Opened 5 years ago

Closed 5 years ago

#7472 closed enhancement (fixed)

Taylor polynomial in two variables does not work

Reported by: robert.marik Owned by: burcin
Priority: major Milestone: sage-4.3.1
Component: calculus Keywords: taylor polynomial, derivative
Cc: Merged in: sage-4.3.1.rc1
Authors: Robert Marik Reviewers: Karl-Dieter Crisman
Report Upstream: N/A Work issues:
Branch: Commit:
Dependencies: Stopgaps:

Description (last modified by robert.marik)

make

taylor(x*y^3,[x,y],[1,-1],4)

work

Attachments (5)

trac-7472-taylor.patch (1.9 KB) - added by robert.marik 5 years ago.
trac-7472-taylor-fixed_doc.patch (2.2 KB) - added by robert.marik 5 years ago.
this patch should be installed on the top of previous patch and improves documentation
trac-7472-taylor-experimental.patch (1.6 KB) - added by robert.marik 5 years ago.
apply on the top of the two other patches
trac-7472.patch (5.0 KB) - added by robert.marik 5 years ago.
New patch, replaces all previous patches. Notation is more Sage like.
trac-7472-review.patch (5.0 KB) - added by kcrisman 5 years ago.
Apply only this.

Download all attachments as: .zip

Change History (19)

comment:1 Changed 5 years ago by robert.marik

  • Status changed from new to needs_review

I hope it has been fixed by the attached patch.

Changed 5 years ago by robert.marik

Changed 5 years ago by robert.marik

this patch should be installed on the top of previous patch and improves documentation

comment:2 Changed 5 years ago by robert.marik

  • Description modified (diff)

comment:3 follow-up: Changed 5 years ago by kcrisman

I'm waiting for a build of 4.2.1... but in the meantime, is the new syntax (list for variables, list for numbers) more or less equivalent to other Sage functionality, or Mathematica/Maple? syntax? I honestly don't know, just asking. It would be good to have compatibility, though. For instance, plotting has the variable and range together (x,-5,5), so maybe [x,4] and [y,1] would be more appropriate? Looks like Mma allows for different "distance" for different variables, see here... Just thinking out loud here.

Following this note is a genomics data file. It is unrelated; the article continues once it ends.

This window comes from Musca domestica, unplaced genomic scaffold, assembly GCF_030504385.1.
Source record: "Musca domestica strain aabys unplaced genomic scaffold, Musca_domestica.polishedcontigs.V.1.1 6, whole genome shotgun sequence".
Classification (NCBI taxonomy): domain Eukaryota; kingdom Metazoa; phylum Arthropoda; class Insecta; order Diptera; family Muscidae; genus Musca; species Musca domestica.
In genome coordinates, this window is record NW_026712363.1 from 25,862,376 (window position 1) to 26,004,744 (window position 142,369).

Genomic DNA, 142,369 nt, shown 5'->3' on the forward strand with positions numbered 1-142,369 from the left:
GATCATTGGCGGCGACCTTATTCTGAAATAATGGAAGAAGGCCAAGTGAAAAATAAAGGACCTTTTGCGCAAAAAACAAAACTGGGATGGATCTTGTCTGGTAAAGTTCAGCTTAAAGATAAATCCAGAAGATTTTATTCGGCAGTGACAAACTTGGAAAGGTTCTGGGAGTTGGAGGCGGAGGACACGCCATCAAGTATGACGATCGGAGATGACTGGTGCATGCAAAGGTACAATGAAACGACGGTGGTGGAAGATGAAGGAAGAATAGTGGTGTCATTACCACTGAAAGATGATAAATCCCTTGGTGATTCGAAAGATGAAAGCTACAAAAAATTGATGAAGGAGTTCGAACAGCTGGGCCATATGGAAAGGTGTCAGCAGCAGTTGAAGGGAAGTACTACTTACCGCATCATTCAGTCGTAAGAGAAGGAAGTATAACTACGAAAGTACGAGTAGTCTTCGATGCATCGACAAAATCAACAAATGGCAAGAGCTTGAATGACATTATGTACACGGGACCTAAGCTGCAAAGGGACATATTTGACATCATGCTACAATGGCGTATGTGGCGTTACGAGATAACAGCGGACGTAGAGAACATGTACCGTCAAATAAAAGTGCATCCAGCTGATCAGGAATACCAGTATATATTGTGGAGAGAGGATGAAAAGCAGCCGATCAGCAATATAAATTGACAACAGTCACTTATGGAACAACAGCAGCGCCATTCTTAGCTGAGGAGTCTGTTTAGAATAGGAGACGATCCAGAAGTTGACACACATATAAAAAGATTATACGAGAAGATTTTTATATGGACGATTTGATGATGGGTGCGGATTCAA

comment:4 in reply to: ↑ 3 Changed 5 years ago by robert.marik

Replying to kcrisman:

I'm waiting for a build of 4.2.1... but in the meantime, is the new syntax (list for variables, list for numbers) more or less equivalent to other Sage functionality, or Mathematica/Maple? syntax? I honestly don't know, just asking. It would be good to have compatibility, though. For instance, plotting has the variable and range together (x,-5,5), so maybe [x,4] and [y,1] would be more appropriate? Looks like Mma allows for different "distance" for different variables, see here... Just thinking out loud here.

Can be done easily, the expression is passed to Maxima and Maxima allows many possibilities how to use taylor command. I wanted to do as minotr change as possible. I was thinking for example also on the possibility to use different order for different variable, but I do not know if there is a demand for this.

I do not know to much about habits in Sage notation, but I think that we evaluate expansion about point in n-dimensional space, so the coordinates should be together.

comment:5 Changed 5 years ago by burcin

  • Authors set to Robert Marik
  • Milestone set to sage-4.3
  • Report Upstream set to N/A
  • Reviewers set to Karl-Dieter Crisman

FWIW, I also like the MMA notation better. It is more consistent with the interface to integrate, plot, etc. as kcrisman mentioned.

comment:6 Changed 5 years ago by robert.marik

OK. what about this, is it acceptable?

sage: y=var('y');taylor(sin(x)*exp(y),(x,y),(0,1),4)
1/6*(y - 1)^3*x*e - 1/6*(y - 1)*x^3*e + 1/2*(y - 1)^2*x*e - 1/6*x^3*e + (y - 1)*x*e + x*e
sage: y=var('y');taylor(sin(x)*exp(y),(x,0,4),(y,1,4))
-1/144*((y - 1)^4*e + 4*(y - 1)^3*e + 12*(y - 1)^2*e + 24*(y - 1)*e + 24*e)*x^3 + 1/24*((y - 1)^4*e + 4*(y - 1)^3*e + 12*(y - 1)^2*e + 24*(y - 1)*e + 24*e)*x
sage: y=var('y');taylor(sin(x)*exp(y),x,0,4)
-1/6*x^3*e^y + x*e^y
sage: y=var('y');taylor(sin(x)*exp(y),(x,0,4))
-1/6*x^3*e^y + x*e^y